The Information Commissioner's Office (ICO) has issued monetary penalties to both the RSPCA and the British Heart Foundation for contraventions of the Data Protection Act.
Both charities were found to be carrying out the practise of “wealth screening”, where the charities employed wealth management companies to analyse the financial status of supporters to estimate how much money they could be persuaded to give.
The charities were also data sharing, without giving donors enough information to opt out, and were data and tele-matching to fill in the gaps where they acquired information on someone who then chose not to donate.
Following on from this, the government's Charity Commission has then announced that it has two compliance cases open which are investigating both charities.
The charity regulator is assessing whether the trustees of each charity acted in accordance with their duties under charity law. The Commission's guidance to trustees on fundraising makes it clear that trustees need to understand and comply with the relevant data protection laws and requirements.
In its statement, the CC said: “The two charities acted properly in reporting the ICO investigations and notice of financial penalties to the Commission and the trustees are cooperating fully with the Commission. Both charities have now given us assurances that they have ceased these practices.”
And added: “We are working with the charities concerned, the Information Commissioner and the new Fundraising Regulator, to ensure that any necessary remedial action is taken. The wider lessons for charities about their responsibility to protect donors' personal data must be shared and acted on.”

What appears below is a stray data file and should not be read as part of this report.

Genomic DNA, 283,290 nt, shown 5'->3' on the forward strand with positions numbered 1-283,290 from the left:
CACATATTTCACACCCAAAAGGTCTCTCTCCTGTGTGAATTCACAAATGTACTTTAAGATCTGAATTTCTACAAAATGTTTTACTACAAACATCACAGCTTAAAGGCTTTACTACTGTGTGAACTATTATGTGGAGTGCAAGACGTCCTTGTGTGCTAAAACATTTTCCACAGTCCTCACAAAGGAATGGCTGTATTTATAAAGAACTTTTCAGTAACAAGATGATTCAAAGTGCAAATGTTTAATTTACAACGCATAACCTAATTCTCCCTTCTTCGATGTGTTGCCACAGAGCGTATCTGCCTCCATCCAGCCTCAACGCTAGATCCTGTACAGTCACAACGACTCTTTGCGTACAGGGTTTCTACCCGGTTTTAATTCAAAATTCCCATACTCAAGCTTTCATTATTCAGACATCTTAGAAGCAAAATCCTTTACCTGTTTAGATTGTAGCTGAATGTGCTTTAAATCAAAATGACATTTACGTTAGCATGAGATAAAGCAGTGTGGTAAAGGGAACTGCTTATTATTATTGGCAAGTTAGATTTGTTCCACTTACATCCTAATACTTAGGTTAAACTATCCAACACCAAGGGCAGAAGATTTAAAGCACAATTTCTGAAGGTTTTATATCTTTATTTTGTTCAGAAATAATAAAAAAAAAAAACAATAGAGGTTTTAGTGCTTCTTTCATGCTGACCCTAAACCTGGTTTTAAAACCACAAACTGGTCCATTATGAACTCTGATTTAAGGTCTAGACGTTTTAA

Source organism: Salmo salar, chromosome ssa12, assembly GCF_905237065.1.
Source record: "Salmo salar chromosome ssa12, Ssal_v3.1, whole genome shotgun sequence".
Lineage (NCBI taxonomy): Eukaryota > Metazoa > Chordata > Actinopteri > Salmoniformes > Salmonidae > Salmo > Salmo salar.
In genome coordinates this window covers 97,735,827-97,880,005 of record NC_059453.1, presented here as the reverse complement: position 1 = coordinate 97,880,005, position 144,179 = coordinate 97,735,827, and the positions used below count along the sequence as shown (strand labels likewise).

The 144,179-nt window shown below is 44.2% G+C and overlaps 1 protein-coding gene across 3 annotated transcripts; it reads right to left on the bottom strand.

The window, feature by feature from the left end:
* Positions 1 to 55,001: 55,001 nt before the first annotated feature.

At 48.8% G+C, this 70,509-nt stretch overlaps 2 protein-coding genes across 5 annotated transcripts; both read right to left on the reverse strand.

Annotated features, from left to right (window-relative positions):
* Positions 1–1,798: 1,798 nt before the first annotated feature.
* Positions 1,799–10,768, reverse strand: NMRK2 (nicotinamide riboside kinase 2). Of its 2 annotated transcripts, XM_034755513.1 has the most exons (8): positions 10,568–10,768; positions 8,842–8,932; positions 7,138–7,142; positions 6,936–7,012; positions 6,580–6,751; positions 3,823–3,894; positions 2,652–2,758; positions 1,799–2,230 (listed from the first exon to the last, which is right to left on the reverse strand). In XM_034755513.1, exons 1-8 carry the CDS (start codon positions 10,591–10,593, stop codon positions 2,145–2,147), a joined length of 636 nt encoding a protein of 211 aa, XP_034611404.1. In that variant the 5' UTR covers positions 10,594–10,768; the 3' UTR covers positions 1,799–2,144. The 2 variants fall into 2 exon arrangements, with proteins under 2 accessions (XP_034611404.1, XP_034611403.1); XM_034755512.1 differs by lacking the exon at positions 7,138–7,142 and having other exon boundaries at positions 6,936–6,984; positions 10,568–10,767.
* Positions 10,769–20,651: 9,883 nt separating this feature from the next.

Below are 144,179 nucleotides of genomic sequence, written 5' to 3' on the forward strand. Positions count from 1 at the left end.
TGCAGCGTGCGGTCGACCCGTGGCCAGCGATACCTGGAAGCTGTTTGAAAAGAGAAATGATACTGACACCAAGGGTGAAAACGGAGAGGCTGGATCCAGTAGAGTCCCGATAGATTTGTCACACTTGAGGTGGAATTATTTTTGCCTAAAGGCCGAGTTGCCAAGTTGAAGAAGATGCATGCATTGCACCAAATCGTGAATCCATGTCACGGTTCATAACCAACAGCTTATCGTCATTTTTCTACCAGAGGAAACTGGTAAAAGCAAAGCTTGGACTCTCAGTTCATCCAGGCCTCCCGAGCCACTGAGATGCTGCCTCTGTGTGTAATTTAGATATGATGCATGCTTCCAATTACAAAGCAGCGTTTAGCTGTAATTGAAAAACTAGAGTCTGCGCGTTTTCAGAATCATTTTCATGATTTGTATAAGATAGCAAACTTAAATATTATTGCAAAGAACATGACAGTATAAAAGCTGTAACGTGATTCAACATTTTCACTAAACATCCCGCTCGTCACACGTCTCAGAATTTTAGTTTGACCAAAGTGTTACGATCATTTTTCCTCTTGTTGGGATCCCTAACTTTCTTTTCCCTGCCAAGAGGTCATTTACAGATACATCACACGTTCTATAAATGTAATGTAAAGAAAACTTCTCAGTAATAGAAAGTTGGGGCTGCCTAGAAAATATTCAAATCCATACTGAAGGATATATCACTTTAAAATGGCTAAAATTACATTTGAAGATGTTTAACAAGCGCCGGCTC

The Charity Commission has a role in fundraising regulation where there is evidence that trustee actions or failings, in fulfilling their duties towards their charity, pose a serious risk to the charity, to charitable funds, or to public trust and confidence.
Sarah Atkinson, director of policy & communications at the Charity Commission, said: The fact that charities have been found in contravention of data protection requirements in this way is very serious and highly regrettable. Charities rely on public generosity to carry out their important work. In return the public trust charities to raise money in a considerate and responsible way and to use it effectively. The law requires, and the public expects, this will include safeguarding donors' personal data.
The Commission is aware that the ICO is investigating a number of other charities which may have similarly contravened the Data Protection Act, and may issue further monetary penalties. The Commission will engage with these charities and in each case seek to establish whether the trustees have acted in accordance with their legal duties.